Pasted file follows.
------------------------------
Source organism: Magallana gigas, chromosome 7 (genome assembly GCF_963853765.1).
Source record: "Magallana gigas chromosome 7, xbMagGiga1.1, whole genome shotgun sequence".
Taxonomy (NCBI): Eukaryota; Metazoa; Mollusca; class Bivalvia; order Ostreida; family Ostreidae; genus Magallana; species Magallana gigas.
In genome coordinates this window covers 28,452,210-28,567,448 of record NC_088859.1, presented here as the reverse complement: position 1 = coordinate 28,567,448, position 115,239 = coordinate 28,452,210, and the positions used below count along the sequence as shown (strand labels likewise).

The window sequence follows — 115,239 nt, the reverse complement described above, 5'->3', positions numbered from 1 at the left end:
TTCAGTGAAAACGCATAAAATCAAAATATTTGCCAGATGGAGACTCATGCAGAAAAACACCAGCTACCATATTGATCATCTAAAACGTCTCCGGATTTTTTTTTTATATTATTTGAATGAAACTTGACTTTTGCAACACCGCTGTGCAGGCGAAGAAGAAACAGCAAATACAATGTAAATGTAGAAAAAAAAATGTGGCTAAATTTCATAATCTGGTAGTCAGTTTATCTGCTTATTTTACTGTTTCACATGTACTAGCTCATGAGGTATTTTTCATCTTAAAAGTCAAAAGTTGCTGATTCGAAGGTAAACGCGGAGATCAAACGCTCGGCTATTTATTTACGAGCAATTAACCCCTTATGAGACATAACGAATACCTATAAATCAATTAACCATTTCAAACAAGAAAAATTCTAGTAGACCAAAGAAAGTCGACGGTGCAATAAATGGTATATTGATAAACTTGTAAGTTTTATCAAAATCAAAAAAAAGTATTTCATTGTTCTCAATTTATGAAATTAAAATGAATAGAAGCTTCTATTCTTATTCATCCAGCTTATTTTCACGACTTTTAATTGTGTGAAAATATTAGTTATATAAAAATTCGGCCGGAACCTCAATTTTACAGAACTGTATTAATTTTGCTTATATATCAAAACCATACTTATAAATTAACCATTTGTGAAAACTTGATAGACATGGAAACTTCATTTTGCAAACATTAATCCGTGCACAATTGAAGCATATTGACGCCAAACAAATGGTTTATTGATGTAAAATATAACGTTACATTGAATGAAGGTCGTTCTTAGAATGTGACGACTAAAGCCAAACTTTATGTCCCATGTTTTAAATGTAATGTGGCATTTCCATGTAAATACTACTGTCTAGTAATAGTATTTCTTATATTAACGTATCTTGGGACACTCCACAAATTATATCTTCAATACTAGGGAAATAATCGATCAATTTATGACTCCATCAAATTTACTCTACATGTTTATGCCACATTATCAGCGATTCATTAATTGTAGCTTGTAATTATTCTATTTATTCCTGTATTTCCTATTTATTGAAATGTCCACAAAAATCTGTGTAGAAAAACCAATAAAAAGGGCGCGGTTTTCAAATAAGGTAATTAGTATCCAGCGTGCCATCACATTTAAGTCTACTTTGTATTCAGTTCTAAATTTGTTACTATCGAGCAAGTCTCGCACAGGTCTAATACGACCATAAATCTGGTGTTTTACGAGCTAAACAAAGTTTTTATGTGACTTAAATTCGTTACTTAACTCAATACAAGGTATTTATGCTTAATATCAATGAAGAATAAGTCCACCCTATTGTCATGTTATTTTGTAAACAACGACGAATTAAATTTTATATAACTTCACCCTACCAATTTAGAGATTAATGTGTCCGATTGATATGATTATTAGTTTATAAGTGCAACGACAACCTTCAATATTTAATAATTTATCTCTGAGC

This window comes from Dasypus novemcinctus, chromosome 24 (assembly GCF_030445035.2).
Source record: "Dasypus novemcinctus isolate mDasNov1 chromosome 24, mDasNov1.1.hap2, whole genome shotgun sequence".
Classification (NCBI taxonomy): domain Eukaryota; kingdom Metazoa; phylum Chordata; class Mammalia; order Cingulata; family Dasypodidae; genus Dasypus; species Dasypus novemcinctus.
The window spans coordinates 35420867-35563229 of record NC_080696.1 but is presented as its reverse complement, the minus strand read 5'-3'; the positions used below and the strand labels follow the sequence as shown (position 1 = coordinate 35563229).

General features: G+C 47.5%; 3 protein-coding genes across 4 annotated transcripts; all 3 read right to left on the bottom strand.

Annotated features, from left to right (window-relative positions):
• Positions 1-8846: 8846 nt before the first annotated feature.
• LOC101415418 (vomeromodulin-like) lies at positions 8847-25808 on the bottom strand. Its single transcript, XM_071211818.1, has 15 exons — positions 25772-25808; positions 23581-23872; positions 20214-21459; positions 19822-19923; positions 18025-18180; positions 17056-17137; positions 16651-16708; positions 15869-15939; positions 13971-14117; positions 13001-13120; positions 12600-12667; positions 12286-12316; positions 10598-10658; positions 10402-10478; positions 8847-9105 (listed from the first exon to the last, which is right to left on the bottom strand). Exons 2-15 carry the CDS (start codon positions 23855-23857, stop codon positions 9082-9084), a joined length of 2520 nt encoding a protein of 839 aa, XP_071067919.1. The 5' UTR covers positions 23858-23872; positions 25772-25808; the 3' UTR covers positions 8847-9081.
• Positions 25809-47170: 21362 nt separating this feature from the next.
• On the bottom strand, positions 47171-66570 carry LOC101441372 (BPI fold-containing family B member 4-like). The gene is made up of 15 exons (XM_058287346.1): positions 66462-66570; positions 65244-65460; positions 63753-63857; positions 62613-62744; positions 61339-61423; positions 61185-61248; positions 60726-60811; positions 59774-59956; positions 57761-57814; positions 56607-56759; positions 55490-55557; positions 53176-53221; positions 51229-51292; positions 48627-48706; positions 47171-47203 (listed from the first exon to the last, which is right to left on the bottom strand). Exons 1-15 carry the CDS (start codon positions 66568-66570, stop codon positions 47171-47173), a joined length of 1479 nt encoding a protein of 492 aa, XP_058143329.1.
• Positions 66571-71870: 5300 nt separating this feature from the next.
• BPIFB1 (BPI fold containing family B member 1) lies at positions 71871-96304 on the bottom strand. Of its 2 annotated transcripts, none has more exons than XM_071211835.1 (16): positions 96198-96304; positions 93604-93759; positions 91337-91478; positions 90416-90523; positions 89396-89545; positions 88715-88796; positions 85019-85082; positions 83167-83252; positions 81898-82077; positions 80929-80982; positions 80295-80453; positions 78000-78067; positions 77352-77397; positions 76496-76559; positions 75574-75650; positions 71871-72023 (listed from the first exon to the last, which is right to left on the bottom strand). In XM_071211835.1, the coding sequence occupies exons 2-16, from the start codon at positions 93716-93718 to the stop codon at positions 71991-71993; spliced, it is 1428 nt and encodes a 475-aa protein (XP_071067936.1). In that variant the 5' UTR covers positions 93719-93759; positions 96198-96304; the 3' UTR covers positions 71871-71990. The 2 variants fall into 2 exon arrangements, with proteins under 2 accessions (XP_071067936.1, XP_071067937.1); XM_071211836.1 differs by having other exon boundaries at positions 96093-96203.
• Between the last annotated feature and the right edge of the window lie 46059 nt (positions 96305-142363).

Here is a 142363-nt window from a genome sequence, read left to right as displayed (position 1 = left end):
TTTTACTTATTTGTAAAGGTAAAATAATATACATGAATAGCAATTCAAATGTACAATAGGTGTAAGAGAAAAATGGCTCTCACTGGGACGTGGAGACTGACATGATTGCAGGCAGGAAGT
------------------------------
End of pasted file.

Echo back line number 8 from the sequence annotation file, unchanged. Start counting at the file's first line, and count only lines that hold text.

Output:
Source record: "Dasypus novemcinctus isolate mDasNov1 chromosome 24, mDasNov1.1.hap2, whole genome shotgun sequence".